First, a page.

I must admit to feeling slightly apprehensive as Sir Stirling Moss was gingerly helped into the driver’s seat of the Mercedes SLS.

I was already in the passenger seat, wondering whether a man who had recently suffered two broken ankles would be capable of piloting the SLS up the hill at breakneck speeds.

Full report and more than 100 pics from the Goodwood Festival of Speed

I needn’t have been. He may be 80, but Stirling’s as sharp as ever. After opening up the SLS between some railings on his way to track (ignoring the take it easy plea of the marshals), Stirling made his way to the bottom of the hillclimb to wait to be beckoned to the start line.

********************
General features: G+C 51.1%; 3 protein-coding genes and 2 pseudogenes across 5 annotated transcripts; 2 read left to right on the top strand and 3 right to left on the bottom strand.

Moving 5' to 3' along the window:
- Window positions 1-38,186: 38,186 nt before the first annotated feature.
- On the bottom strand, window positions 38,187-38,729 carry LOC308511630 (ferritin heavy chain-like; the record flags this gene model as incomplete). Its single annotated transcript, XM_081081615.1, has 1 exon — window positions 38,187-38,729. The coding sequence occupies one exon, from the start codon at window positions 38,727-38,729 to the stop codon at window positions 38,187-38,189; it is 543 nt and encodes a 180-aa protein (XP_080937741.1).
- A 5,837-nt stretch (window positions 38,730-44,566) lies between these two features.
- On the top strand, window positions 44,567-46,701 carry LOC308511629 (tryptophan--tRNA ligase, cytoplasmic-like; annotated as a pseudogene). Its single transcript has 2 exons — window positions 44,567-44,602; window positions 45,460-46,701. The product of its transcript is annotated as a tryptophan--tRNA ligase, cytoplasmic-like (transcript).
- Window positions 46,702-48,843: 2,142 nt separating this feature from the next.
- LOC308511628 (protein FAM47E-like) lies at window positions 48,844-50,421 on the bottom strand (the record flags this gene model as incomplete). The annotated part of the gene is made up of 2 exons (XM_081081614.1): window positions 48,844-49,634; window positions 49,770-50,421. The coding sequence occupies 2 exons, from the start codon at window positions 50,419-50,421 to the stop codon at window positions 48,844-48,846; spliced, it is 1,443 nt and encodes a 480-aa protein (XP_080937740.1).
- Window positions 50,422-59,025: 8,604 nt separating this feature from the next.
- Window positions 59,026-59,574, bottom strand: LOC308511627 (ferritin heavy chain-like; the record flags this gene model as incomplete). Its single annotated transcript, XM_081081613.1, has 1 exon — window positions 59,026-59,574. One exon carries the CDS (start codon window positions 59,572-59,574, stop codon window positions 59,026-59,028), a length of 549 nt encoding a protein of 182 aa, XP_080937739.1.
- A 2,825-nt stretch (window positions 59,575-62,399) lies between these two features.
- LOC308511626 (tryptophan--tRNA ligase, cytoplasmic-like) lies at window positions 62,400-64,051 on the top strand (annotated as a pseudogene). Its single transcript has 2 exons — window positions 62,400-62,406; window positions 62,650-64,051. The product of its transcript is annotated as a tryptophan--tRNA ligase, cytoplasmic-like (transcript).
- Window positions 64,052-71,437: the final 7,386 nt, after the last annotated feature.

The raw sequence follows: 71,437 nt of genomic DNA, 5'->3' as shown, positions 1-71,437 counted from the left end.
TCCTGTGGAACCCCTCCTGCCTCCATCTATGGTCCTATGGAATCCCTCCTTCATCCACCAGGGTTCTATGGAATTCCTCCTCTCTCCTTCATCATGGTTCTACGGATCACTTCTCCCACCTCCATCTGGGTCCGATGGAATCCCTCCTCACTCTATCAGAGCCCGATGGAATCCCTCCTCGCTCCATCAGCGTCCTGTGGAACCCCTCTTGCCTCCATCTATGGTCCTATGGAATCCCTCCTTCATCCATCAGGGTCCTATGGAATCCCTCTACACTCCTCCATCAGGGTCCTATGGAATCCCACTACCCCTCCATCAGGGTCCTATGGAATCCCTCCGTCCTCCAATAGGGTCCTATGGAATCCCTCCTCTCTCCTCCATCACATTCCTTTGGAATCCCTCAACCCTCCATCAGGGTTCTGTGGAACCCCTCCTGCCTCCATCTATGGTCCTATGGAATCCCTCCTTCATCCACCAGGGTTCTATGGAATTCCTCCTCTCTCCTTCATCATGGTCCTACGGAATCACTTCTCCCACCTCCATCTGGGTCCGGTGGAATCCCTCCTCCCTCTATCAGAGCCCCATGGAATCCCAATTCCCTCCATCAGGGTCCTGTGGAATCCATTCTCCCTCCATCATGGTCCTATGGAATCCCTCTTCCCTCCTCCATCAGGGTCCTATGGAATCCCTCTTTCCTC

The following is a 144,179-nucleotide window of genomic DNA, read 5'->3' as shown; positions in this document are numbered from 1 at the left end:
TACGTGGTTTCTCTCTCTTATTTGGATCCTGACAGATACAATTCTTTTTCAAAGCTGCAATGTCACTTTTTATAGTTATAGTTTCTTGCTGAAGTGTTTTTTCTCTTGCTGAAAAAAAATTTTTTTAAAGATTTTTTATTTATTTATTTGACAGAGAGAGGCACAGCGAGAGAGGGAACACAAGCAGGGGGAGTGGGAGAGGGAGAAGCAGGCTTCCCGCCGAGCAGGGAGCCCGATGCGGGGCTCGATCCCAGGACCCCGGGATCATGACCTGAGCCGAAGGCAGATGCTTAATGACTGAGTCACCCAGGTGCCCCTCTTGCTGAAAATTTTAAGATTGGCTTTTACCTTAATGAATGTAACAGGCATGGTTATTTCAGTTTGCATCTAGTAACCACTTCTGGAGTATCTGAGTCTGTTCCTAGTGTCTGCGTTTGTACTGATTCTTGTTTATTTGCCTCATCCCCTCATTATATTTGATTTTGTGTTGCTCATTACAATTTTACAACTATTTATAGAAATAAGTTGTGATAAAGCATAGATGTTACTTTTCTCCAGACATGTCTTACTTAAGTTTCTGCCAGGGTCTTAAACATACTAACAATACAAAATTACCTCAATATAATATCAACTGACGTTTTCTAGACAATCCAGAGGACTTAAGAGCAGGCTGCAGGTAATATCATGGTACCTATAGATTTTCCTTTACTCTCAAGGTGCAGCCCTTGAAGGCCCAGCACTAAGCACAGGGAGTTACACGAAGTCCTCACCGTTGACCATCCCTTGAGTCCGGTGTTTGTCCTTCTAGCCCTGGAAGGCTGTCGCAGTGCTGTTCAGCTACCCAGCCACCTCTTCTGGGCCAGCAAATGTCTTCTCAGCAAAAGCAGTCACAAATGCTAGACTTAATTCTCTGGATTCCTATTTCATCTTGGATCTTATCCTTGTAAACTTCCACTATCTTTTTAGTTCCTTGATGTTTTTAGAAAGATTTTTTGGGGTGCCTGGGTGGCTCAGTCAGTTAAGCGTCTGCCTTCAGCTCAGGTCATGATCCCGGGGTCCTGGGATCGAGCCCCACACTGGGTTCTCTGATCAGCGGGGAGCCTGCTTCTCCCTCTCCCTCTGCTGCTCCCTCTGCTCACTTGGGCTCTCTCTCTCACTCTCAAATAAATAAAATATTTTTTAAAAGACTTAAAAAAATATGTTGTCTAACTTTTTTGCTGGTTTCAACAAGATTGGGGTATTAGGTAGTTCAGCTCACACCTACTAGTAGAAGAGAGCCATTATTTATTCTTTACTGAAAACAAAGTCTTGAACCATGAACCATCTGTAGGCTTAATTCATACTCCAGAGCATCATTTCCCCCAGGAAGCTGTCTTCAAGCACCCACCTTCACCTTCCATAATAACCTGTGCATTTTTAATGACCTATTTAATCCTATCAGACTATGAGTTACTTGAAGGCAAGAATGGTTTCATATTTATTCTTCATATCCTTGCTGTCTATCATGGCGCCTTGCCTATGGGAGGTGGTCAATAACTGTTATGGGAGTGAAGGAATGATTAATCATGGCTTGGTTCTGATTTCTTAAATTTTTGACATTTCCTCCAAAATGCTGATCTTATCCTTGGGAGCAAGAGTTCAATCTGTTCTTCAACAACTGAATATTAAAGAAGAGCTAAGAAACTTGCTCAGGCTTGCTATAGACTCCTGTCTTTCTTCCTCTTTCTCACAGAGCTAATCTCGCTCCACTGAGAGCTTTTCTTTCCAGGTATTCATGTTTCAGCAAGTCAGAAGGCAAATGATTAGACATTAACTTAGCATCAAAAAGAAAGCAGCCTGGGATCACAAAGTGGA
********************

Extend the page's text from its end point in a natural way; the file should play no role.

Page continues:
On our way we passed Derek Bell. Stirling cheekily told him to stop “posing” in the open-top Bentley Supersports.

The experience of being driven by Stirling was, somewhat predictably, unforgettable. Despite saying he intended to drive slowly and wave to the crowds, the competitive racing driver is still buried in there; I doubt many people made it from the line to the house as quick as Stirling.